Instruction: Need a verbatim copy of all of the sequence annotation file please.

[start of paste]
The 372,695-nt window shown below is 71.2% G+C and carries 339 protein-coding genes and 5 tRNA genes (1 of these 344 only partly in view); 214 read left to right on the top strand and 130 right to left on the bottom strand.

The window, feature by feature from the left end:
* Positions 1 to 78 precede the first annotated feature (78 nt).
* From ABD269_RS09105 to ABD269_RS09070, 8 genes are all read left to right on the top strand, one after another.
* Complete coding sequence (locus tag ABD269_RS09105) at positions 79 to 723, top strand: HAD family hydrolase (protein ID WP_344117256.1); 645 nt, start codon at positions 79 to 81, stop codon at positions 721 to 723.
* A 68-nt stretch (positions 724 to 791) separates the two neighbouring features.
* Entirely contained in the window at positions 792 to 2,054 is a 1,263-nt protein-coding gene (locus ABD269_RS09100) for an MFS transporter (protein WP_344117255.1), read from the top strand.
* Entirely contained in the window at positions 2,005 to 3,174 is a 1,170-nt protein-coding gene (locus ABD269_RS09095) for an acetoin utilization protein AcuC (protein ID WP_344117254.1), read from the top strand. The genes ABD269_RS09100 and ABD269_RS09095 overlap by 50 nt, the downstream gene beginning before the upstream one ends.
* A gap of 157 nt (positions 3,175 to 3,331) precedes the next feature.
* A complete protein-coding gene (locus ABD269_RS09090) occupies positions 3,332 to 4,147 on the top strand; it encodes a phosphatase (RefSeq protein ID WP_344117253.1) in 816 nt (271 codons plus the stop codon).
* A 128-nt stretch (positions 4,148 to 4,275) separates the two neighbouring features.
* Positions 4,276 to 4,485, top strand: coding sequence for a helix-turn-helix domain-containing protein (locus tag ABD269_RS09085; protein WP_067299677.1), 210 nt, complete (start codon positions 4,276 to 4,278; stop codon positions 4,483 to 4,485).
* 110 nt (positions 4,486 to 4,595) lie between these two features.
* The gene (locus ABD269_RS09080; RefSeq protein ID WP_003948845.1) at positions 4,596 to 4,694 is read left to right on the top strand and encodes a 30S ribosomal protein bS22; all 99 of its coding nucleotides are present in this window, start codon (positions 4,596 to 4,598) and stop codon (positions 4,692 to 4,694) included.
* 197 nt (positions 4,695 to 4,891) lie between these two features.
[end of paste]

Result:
The 372,695-nt window shown below is 71.2% G+C and carries 339 protein-coding genes and 5 tRNA genes (1 of these 344 only partly in view); 214 read left to right on the top strand and 130 right to left on the bottom strand.

The window, feature by feature from the left end:
* Positions 1 to 78 precede the first annotated feature (78 nt).
* From ABD269_RS09105 to ABD269_RS09070, 8 genes are all read left to right on the top strand, one after another.
* Complete coding sequence (locus tag ABD269_RS09105) at positions 79 to 723, top strand: HAD family hydrolase (protein ID WP_344117256.1); 645 nt, start codon at positions 79 to 81, stop codon at positions 721 to 723.
* A 68-nt stretch (positions 724 to 791) separates the two neighbouring features.
* Entirely contained in the window at positions 792 to 2,054 is a 1,263-nt protein-coding gene (locus ABD269_RS09100) for an MFS transporter (protein WP_344117255.1), read from the top strand.
* Entirely contained in the window at positions 2,005 to 3,174 is a 1,170-nt protein-coding gene (locus ABD269_RS09095) for an acetoin utilization protein AcuC (protein ID WP_344117254.1), read from the top strand. The genes ABD269_RS09100 and ABD269_RS09095 overlap by 50 nt, the downstream gene beginning before the upstream one ends.
* A gap of 157 nt (positions 3,175 to 3,331) precedes the next feature.
* A complete protein-coding gene (locus ABD269_RS09090) occupies positions 3,332 to 4,147 on the top strand; it encodes a phosphatase (RefSeq protein ID WP_344117253.1) in 816 nt (271 codons plus the stop codon).
* A 128-nt stretch (positions 4,148 to 4,275) separates the two neighbouring features.
* Positions 4,276 to 4,485, top strand: coding sequence for a helix-turn-helix domain-containing protein (locus tag ABD269_RS09085; protein WP_067299677.1), 210 nt, complete (start codon positions 4,276 to 4,278; stop codon positions 4,483 to 4,485).
* 110 nt (positions 4,486 to 4,595) lie between these two features.
* The gene (locus ABD269_RS09080; RefSeq protein ID WP_003948845.1) at positions 4,596 to 4,694 is read left to right on the top strand and encodes a 30S ribosomal protein bS22; all 99 of its coding nucleotides are present in this window, start codon (positions 4,596 to 4,598) and stop codon (positions 4,692 to 4,694) included.
* 197 nt (positions 4,695 to 4,891) lie between these two features.